Boil-in-a-bag waders – beautiful when it stops

There is a great way to make sure you never take for granted breathable waders.

Wear a pair that aren’t.

In a heatwave.

That was me in Norfolk last week; assuming that the river to which I was travelling wasn’t wadeable and therefore sloppily making do with the first pair of just-in-case waders that came to hand.

Old school waders. Or ‘boil-in-a-bag waders’, as one TF contributor calls them. Two hours of trudging the river bank on an increasingly scorching day brought it home to me in no uncertain terms from whence came the analogy. It was Springtime from the nipples upwards; a Malaysian summer at all points south.

We men must be grateful that the scope for our testicles to descend in search of cooler climes is not limitless. Trying to take photographs while increasingly sapped of energy would be hard enough without the additional dread of inadvertently stepping on something.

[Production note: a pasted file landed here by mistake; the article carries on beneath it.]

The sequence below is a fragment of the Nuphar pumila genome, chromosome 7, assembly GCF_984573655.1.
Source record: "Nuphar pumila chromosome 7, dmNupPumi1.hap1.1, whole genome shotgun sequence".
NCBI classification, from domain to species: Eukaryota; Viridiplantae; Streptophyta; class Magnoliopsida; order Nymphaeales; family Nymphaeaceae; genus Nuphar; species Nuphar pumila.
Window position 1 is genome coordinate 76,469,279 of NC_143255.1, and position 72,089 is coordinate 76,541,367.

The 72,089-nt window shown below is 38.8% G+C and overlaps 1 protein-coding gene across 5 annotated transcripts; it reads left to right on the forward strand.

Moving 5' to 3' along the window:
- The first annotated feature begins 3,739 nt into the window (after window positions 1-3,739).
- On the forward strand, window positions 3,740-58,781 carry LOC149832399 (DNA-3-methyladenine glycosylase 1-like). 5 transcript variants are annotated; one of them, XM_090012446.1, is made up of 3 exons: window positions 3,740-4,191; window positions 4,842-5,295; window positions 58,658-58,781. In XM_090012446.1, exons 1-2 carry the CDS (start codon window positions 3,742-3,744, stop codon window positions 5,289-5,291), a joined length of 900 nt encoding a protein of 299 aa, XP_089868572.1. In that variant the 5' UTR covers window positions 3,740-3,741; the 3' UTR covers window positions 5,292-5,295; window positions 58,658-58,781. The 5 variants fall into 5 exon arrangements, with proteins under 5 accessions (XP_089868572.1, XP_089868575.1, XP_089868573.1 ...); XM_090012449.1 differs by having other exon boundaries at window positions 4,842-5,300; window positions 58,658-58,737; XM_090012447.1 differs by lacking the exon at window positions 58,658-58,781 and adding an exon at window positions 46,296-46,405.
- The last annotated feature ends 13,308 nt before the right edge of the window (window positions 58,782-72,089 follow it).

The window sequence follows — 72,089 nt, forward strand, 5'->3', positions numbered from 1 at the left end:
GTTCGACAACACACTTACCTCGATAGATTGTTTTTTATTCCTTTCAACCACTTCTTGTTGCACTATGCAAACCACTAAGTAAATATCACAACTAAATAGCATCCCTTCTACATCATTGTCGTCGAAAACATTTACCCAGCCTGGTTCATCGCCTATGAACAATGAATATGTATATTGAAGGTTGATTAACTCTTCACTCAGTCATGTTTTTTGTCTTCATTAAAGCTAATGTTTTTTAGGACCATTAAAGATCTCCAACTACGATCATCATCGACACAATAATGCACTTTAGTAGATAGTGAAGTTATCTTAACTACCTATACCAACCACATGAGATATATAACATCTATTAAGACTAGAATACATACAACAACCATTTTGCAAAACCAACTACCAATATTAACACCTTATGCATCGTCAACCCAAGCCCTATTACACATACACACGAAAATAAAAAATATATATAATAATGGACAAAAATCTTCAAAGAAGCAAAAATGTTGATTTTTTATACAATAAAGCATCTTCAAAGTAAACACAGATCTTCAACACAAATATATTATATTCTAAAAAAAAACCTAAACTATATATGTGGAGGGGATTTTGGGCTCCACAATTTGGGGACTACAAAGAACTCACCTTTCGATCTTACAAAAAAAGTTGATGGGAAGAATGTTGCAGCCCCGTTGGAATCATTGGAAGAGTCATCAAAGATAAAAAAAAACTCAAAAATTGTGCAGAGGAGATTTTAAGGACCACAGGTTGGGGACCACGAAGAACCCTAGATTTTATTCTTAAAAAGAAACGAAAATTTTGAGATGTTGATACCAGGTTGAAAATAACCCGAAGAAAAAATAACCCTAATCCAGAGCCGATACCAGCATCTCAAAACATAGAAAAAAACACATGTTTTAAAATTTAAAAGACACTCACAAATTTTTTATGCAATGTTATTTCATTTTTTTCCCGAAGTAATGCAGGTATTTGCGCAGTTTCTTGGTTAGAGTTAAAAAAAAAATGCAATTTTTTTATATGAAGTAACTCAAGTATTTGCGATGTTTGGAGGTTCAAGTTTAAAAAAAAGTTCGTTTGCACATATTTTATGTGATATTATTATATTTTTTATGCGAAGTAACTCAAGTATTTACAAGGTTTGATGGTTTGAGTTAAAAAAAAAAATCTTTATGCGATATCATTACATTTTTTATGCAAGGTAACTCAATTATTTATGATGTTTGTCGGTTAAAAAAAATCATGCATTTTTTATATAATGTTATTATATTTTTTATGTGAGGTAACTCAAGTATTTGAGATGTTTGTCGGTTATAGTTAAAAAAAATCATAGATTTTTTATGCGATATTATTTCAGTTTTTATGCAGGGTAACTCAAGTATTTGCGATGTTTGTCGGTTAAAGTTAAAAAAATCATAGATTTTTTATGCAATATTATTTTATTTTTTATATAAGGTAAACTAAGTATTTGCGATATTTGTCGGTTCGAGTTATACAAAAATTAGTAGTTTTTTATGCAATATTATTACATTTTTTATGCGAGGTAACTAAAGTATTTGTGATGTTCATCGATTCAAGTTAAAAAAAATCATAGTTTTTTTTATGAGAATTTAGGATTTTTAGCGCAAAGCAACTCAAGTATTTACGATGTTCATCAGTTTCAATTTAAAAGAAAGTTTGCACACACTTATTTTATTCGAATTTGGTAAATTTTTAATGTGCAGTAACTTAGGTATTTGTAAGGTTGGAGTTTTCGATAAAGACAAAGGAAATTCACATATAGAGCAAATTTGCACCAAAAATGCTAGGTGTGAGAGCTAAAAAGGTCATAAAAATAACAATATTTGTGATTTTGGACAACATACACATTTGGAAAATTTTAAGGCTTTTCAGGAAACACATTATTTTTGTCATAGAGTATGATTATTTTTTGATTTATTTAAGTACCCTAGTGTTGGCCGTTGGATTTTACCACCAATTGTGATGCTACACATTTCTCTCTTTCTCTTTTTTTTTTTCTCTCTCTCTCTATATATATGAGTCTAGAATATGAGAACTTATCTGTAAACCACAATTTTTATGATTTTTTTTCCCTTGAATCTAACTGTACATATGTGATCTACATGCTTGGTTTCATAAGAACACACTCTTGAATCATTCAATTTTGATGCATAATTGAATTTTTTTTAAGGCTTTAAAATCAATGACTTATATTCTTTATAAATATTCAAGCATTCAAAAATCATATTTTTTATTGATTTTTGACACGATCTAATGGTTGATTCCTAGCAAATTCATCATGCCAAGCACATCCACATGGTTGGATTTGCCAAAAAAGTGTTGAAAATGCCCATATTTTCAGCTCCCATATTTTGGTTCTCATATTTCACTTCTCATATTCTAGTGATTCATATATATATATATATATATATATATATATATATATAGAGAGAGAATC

Yet at the end of all this, there came relief so delicious that it really is no wonder  philosophers can talk for hours on end when asked to rationalise suffering.

Sit in a river for five minutes, as I endeavoured to do whenever time permitted and the sensation of liquid ice being injected into your torrid veins is worth every sweatbox moment that preceded it. So much so that you realise your day would have been unwittingly poorer had you not first suffered the pain necessary to know this pleasure.

Just looking at this photograph of my legs enjoying another such moment last Thursday, I feel that joy all over again.

This blog will always strive valiantly to steer clear of the ‘better than sex’ cliché but sometimes…

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